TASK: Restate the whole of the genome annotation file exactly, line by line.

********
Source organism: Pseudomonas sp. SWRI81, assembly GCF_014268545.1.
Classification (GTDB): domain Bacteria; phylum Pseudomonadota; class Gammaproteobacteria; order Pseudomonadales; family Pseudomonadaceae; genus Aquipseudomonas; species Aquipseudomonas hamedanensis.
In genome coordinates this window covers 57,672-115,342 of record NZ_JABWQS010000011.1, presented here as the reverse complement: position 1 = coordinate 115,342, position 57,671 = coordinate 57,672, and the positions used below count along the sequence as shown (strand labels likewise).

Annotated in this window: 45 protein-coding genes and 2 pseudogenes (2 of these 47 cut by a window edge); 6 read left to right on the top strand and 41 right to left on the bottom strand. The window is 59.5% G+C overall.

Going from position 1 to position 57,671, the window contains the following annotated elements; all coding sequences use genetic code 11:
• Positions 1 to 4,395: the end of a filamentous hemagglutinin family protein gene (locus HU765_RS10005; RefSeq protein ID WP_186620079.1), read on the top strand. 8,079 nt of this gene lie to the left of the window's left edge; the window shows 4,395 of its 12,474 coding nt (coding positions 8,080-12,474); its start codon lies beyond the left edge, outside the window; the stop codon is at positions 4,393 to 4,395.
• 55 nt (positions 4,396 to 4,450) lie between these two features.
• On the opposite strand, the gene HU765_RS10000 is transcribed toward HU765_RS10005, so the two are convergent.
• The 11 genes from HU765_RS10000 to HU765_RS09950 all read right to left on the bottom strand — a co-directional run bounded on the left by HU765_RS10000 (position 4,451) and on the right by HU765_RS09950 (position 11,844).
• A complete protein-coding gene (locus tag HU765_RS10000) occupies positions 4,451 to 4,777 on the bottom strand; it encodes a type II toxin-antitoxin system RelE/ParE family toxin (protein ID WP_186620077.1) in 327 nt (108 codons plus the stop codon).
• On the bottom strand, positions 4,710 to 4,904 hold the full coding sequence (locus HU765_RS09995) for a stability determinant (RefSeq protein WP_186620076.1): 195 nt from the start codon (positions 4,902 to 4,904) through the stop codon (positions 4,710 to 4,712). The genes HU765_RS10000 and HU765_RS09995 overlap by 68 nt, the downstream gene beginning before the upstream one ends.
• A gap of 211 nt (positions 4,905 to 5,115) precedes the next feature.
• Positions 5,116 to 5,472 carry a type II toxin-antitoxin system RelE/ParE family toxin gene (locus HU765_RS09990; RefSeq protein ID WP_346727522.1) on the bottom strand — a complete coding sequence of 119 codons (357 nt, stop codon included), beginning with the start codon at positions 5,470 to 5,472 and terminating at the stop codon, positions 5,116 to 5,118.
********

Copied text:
Source organism: Pseudomonas sp. SWRI81, assembly GCF_014268545.1.
Classification (GTDB): domain Bacteria; phylum Pseudomonadota; class Gammaproteobacteria; order Pseudomonadales; family Pseudomonadaceae; genus Aquipseudomonas; species Aquipseudomonas hamedanensis.
In genome coordinates this window covers 57,672-115,342 of record NZ_JABWQS010000011.1, presented here as the reverse complement: position 1 = coordinate 115,342, position 57,671 = coordinate 57,672, and the positions used below count along the sequence as shown (strand labels likewise).

Annotated in this window: 45 protein-coding genes and 2 pseudogenes (2 of these 47 cut by a window edge); 6 read left to right on the top strand and 41 right to left on the bottom strand. The window is 59.5% G+C overall.

Going from position 1 to position 57,671, the window contains the following annotated elements; all coding sequences use genetic code 11:
• Positions 1 to 4,395: the end of a filamentous hemagglutinin family protein gene (locus HU765_RS10005; RefSeq protein ID WP_186620079.1), read on the top strand. 8,079 nt of this gene lie to the left of the window's left edge; the window shows 4,395 of its 12,474 coding nt (coding positions 8,080-12,474); its start codon lies beyond the left edge, outside the window; the stop codon is at positions 4,393 to 4,395.
• 55 nt (positions 4,396 to 4,450) lie between these two features.
• On the opposite strand, the gene HU765_RS10000 is transcribed toward HU765_RS10005, so the two are convergent.
• The 11 genes from HU765_RS10000 to HU765_RS09950 all read right to left on the bottom strand — a co-directional run bounded on the left by HU765_RS10000 (position 4,451) and on the right by HU765_RS09950 (position 11,844).
• A complete protein-coding gene (locus tag HU765_RS10000) occupies positions 4,451 to 4,777 on the bottom strand; it encodes a type II toxin-antitoxin system RelE/ParE family toxin (protein ID WP_186620077.1) in 327 nt (108 codons plus the stop codon).
• On the bottom strand, positions 4,710 to 4,904 hold the full coding sequence (locus HU765_RS09995) for a stability determinant (RefSeq protein WP_186620076.1): 195 nt from the start codon (positions 4,902 to 4,904) through the stop codon (positions 4,710 to 4,712). The genes HU765_RS10000 and HU765_RS09995 overlap by 68 nt, the downstream gene beginning before the upstream one ends.
• A gap of 211 nt (positions 4,905 to 5,115) precedes the next feature.
• Positions 5,116 to 5,472 carry a type II toxin-antitoxin system RelE/ParE family toxin gene (locus HU765_RS09990; RefSeq protein ID WP_346727522.1) on the bottom strand — a complete coding sequence of 119 codons (357 nt, stop codon included), beginning with the start codon at positions 5,470 to 5,472 and terminating at the stop codon, positions 5,116 to 5,118.